Committees Find No Misconduct In Reprimand Of Prosecutors Who Sent Man To Death Row
Posted June 15, 2005
RALEIGH, N.C. — Two subcommittees of the North Carolina State Bar's Disciplinary Review Committee offered final reports into an investigation of whether the discipline two prosecutors received was enough after they allegedly withheld evidence in a trial that sent a man to death row.
Prosecutors Debra Graves and David Hoke were reprimanded by the State Bar in September for withholding evidence in the 1998 murder trial of Alan Gell, but some questioned whether the bar went far enough with its punishment.
The subcommittees found no misconduct, but have some suggestions on changes that need to be made.
For example, they say the bar should use out-of-state lawyers to avoid conflicts of interest.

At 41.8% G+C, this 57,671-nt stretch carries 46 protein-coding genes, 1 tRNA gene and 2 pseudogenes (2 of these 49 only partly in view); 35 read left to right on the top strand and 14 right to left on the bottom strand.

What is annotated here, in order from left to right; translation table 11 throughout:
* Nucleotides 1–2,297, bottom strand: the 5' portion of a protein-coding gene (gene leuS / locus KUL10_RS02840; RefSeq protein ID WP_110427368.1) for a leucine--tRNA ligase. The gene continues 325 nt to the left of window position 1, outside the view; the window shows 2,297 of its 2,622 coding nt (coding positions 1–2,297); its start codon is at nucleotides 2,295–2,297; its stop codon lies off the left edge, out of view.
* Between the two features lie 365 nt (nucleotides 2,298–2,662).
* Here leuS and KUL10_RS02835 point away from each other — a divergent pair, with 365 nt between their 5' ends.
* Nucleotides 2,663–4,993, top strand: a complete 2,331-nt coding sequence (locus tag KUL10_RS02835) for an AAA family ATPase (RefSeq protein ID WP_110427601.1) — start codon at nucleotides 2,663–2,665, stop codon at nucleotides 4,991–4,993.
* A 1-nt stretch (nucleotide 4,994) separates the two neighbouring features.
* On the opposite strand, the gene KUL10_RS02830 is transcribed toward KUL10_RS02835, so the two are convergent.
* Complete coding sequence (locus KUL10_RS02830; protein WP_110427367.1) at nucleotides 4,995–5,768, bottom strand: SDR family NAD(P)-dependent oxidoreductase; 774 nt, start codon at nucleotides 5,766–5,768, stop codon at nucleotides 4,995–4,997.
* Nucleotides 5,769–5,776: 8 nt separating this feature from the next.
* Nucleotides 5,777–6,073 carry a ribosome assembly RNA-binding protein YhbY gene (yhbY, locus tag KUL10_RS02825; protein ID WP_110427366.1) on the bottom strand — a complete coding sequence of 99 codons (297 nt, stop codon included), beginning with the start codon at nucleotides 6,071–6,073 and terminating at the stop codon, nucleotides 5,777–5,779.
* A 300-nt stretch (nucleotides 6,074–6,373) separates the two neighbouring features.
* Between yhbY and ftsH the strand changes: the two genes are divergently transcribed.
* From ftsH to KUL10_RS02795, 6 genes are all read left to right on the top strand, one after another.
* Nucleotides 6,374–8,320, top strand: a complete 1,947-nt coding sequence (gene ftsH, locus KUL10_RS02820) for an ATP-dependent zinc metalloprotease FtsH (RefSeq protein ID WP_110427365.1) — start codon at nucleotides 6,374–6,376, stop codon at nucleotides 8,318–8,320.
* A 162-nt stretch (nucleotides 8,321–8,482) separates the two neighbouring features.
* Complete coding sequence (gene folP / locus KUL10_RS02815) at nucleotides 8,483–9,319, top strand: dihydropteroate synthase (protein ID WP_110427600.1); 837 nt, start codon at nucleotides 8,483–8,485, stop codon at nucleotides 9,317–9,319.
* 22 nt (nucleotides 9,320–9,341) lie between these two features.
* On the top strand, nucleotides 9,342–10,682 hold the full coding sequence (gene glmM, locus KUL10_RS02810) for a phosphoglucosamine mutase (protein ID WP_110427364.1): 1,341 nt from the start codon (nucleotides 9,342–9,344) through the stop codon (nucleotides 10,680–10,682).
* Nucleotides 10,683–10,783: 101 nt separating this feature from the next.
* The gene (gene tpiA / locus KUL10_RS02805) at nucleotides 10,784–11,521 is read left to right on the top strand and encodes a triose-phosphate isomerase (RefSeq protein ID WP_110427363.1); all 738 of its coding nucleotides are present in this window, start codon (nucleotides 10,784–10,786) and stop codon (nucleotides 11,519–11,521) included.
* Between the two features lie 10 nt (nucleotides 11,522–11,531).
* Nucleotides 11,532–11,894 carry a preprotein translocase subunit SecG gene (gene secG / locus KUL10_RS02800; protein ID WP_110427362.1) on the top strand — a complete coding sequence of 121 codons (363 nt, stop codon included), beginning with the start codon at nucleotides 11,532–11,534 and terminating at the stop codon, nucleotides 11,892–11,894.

"The State Bar should consider adopting a policy and putting it in place for the provision of other counsel where experienced State Bar counsel are not able to prosecute a matter," said the subcommittee chairman Fred Moody.
Something else they said needs to change is that prosecutors need to do a better job of making sure the public understands the case.
"While it may not be their job to engage in public relations work, it certainly is necessary to the State Bar's future that the public perception be considered in these kinds of prosecutions," Moody said.
The Disciplinary Review Committee will now compile a final report and present it to the full State Bar next month.
At Gell's 1998 trial, Hoke and Graves withheld a tape recording of the state's star witness saying she had to "make up a story" about the killing for police. The lawyers also failed to turn over eight witness statements indicating the slaying occurred while Gell was in jail.
After the initial trial, Gell ended up on death row, but in 2002, he was granted a new trial where he was eventually acquitted and released from prison.